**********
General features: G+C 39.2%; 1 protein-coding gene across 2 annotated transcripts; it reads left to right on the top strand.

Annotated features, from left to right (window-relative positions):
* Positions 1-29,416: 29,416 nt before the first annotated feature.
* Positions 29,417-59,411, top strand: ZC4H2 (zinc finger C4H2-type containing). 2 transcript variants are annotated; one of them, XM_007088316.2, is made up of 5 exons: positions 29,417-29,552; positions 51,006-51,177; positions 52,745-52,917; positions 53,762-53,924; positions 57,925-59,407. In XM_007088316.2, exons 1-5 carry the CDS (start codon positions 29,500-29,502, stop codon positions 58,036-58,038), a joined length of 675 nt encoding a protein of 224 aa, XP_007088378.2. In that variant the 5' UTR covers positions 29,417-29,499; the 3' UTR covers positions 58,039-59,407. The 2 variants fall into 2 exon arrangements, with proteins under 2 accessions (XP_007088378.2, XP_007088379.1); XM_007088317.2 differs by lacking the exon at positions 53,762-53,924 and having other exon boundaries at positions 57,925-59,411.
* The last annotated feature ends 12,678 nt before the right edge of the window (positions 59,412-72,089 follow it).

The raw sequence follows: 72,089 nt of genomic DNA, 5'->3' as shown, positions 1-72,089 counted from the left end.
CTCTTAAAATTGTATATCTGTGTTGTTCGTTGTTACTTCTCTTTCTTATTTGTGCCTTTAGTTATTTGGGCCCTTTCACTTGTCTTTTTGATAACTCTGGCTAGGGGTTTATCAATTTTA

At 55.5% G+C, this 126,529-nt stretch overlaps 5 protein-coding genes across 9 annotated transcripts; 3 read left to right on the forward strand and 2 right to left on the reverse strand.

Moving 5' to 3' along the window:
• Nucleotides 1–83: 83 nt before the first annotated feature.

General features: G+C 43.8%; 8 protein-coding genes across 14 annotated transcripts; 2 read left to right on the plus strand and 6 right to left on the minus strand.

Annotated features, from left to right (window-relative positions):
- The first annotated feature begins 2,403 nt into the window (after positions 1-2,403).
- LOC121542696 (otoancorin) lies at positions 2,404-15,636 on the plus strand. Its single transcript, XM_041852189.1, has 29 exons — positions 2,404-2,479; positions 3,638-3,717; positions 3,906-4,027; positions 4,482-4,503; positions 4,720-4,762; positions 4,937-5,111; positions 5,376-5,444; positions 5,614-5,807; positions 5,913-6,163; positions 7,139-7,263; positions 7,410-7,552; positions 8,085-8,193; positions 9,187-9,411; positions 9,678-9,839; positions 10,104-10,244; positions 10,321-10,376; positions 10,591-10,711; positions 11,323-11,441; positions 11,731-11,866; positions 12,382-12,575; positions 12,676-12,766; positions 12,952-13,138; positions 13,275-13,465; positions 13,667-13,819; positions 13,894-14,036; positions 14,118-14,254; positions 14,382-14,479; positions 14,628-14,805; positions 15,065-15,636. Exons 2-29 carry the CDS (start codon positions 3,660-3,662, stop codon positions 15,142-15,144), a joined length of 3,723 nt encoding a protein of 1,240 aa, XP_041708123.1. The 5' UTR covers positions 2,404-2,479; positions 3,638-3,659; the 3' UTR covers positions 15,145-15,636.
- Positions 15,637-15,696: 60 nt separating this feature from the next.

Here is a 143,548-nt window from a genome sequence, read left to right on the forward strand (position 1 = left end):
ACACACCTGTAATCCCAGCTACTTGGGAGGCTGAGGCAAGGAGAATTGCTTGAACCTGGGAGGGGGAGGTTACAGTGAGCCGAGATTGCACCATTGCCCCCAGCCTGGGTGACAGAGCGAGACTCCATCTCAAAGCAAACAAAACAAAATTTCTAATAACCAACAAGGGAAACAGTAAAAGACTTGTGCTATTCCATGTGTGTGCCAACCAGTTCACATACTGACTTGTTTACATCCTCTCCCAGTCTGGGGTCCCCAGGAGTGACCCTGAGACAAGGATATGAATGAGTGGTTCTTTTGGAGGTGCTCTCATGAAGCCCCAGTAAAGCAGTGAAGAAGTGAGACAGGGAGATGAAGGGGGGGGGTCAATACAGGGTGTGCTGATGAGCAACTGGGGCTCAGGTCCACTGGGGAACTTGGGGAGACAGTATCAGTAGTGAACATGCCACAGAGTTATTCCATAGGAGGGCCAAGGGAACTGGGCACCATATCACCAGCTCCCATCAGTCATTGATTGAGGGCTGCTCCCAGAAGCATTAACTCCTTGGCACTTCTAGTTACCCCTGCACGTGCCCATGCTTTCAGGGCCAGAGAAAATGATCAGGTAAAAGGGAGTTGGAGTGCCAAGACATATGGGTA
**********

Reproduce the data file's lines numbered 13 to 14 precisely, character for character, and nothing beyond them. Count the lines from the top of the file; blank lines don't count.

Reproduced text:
- The first annotated feature begins 2,403 nt into the window (after positions 1-2,403).
- LOC121542696 (otoancorin) lies at positions 2,404-15,636 on the plus strand. Its single transcript, XM_041852189.1, has 29 exons — positions 2,404-2,479; positions 3,638-3,717; positions 3,906-4,027; positions 4,482-4,503; positions 4,720-4,762; positions 4,937-5,111; positions 5,376-5,444; positions 5,614-5,807; positions 5,913-6,163; positions 7,139-7,263; positions 7,410-7,552; positions 8,085-8,193; positions 9,187-9,411; positions 9,678-9,839; positions 10,104-10,244; positions 10,321-10,376; positions 10,591-10,711; positions 11,323-11,441; positions 11,731-11,866; positions 12,382-12,575; positions 12,676-12,766; positions 12,952-13,138; positions 13,275-13,465; positions 13,667-13,819; positions 13,894-14,036; positions 14,118-14,254; positions 14,382-14,479; positions 14,628-14,805; positions 15,065-15,636. Exons 2-29 carry the CDS (start codon positions 3,660-3,662, stop codon positions 15,142-15,144), a joined length of 3,723 nt encoding a protein of 1,240 aa, XP_041708123.1. The 5' UTR covers positions 2,404-2,479; positions 3,638-3,659; the 3' UTR covers positions 15,145-15,636.